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Jindivik Rate Gyro

Technical Information

Catalogue No: C0537
Category: Gyro
Object Type: Sensor/Transducer
Object Name: Jindivik Rate Gyro
Part No: 3C479
Serial No: EBL025/56
Manufacturer: Elliott Bros
Division: Unknown
Platform(s): Jindivik 
Year of Manufacture: 1956
Dimensions:
Width (mm):
120 
Height (mm):
77 
Depth (mm):
114 
Weight (g):
840 
Location: Main Object Store
Inscription(s):

Elliott
Rate Gyro
Ref. No.
Type No. 3C479
Serial No. EBL025/56
Elliott Bros. (London) Ltd.

Notes:

A rate gyro is a type of gyroscope, which rather than indicating direction, indicates the rate of change of angle with time. The gyro has only one gimbal ring, with consequently only two planes of freedom and is used to measure the rate of angular movement.

The original concept of an integrating rate gyro was a design by Siemens dating from 1939. The concept was developed further in Germany during WWII where it formed part of the rudder control system on the Hs129 and was possibly used in the "V2" weapon. After the War the design was brought to RAE Farnborough eventually being offered to industry.

Each Rate Gyroscope consists of a 1.5" hysteresis gyro motor mounted in a single gimbal to give a precessional torque which is proportional to the rate of instrument rotation about the sensitive axis. A multi-coil assembly is mounted on an arm from the gimbal ring, so positioned that the windings move axially in an annular permanent magnet when the gyro precesses. A second arm carries a fine wire pick-off making contact with a fixed winding which is fed from a 28VDC supply and can be set for correct zeroing of the instrument. The voltage between the centre-tap of the DC supply and the pick-offs fed to one of the coils so that interaction of the magnetic fields opposes the precessional torque; thus the gyro precesses against an "electrical spring”. Other moving coils (the gyro shown has three coils but some models only have two) can be used for transient velocity damping or for enforcing an artificial precession, or can be short-circuited for electromagnetic damping.

The voltage between the pick-off and the supply centre-tap is proportional to the magnitude and direction of the precessional torque, so it is also used as the output signal. If a large capacitor is wired between the pick-off and the spring coil the spring still resists precession, but the gimbal does not return to its "neutral" position when the precessional torque ceases With this treatment, the output signal from the pick-off is proportional to the integrated rate of rotation.

The RAE design was modified by Don Kierley of Elliott Bros but was made in Flight Controls Division not Gyro Division. Variants of the gyro were fitted to Elliotts' Flight Control System for the Jindivik in the late 1940s and subsequently to the Lightning (the Type "B") and the FIAT "Flying Bedstead" and although it was proposed for Concorde it was not actually used.

This is the earliest Type 'B' used on Jindivik.

This unit bears an informal label marked:
"Rate Gyro
3C479
Ser No. EBL025/56
Jindivik M14"

It also bears two maintenance marks (in ink):
"EBL/M/1/57" and "EBL/M/6/58"

A rate gyro is a type of gyroscope, which rather than indicating direction, indicates the rate of change of angle with time. The gyro has only one gimbal ring, with consequently only two planes of freedom and is used to measure the rate of angular movement.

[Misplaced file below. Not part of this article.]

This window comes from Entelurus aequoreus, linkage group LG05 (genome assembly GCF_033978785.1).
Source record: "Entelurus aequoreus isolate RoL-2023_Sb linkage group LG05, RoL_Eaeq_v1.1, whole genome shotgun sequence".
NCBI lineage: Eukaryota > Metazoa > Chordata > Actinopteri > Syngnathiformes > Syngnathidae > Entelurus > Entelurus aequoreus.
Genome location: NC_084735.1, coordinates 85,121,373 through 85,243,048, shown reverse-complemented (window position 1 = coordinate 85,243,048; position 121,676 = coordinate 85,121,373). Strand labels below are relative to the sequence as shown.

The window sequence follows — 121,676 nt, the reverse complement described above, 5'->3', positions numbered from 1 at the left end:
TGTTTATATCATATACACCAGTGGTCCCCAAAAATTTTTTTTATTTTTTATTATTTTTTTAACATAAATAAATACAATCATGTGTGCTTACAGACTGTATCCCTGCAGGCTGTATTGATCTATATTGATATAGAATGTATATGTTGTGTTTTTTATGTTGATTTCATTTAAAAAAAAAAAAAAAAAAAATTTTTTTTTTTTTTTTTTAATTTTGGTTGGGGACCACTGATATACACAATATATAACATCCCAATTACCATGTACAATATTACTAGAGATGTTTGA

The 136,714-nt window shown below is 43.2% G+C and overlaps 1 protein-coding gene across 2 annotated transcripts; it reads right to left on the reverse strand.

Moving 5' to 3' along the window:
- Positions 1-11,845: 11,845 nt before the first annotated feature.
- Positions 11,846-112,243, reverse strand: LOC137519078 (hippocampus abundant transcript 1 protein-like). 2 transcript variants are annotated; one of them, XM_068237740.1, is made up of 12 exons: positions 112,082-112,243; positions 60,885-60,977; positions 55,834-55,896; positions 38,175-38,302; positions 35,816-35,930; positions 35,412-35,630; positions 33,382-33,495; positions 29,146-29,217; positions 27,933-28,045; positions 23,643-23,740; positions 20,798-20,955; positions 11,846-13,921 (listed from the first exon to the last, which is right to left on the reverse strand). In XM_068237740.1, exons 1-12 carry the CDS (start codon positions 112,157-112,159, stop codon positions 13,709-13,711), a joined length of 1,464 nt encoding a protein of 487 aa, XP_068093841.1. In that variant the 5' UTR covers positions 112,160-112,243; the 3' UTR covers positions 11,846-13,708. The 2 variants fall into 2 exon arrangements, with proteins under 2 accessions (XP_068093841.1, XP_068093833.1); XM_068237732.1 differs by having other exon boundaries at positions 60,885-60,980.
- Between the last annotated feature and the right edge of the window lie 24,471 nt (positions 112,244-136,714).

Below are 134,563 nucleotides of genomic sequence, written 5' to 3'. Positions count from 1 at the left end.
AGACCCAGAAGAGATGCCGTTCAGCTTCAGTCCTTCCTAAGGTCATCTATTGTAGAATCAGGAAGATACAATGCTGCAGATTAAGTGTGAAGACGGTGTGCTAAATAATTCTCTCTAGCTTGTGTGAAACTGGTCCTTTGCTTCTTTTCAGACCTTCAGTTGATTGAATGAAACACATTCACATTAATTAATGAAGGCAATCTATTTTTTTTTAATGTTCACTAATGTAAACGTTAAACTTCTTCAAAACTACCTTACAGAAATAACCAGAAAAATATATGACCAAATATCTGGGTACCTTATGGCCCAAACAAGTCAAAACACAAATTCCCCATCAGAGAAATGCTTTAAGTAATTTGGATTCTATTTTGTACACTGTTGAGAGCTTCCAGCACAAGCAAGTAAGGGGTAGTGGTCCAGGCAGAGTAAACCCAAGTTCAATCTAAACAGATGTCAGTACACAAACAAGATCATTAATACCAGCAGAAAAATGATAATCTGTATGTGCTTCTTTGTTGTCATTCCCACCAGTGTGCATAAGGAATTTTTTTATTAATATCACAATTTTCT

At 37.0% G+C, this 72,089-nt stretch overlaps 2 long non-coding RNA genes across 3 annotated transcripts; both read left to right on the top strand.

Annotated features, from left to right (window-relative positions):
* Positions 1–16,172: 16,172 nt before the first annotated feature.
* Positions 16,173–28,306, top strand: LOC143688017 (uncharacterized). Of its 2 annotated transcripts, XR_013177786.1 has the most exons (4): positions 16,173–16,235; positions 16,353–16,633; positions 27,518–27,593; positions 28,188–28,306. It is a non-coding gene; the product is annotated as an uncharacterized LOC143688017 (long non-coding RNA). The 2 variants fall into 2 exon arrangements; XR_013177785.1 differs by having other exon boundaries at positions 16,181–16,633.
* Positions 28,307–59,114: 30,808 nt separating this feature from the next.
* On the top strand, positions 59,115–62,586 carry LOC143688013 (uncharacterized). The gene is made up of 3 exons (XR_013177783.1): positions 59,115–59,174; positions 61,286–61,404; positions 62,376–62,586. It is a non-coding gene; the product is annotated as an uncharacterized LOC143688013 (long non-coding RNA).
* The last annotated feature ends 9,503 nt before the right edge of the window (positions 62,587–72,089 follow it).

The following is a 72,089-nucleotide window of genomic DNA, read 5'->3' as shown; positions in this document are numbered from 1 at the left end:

The original concept of an integrating rate gyro was a design by Siemens dating from 1939. The concept was developed further in Germany during WWII where it formed part of the rudder control system on the Hs129 and was possibly used in the "V2" weapon. After the War the design was brought to RAE Farnborough eventually being offered to industry.

Each Rate Gyroscope consists of a 1.5" hysteresis gyro motor mounted in a single gimbal to give a precessional torque which is proportional to the rate of instrument rotation about the sensitive axis. A multi-coil assembly is mounted on an arm from the gimbal ring, so positioned that the windings move axially in an annular permanent magnet when the gyro precesses. A second arm carries a fine wire pick-off making contact with a fixed winding which is fed from a 28VDC supply and can be set for correct zeroing of the instrument. The voltage between the centre-tap of the DC supply and the pick-offs fed to one of the coils so that interaction of the magnetic fields opposes the precessional torque; thus the gyro precesses against an "electrical spring”. Other moving coils (the gyro shown has three coils but some models only have two) can be used for transient velocity damping or for enforcing an artificial precession, or can be short-circuited for electromagnetic damping.

The voltage between the pick-off and the supply centre-tap is proportional to the magnitude and direction of the precessional torque, so it is also used as the output signal. If a large capacitor is wired between the pick-off and the spring coil the spring still resists precession, but the gimbal does not return to its "neutral" position when the precessional torque ceases With this treatment, the output signal from the pick-off is proportional to the integrated rate of rotation.

The RAE design was modified by Don Kierley of Elliott Bros but was made in Flight Controls Division not Gyro Division. Variants of the gyro were fitted to Elliotts' Flight Control System for the Jindivik in the late 1940s and subsequently to the English Electric Lightning and the FIAT "Flying Bedstead" and although it was proposed for Concorde it was not actually used.

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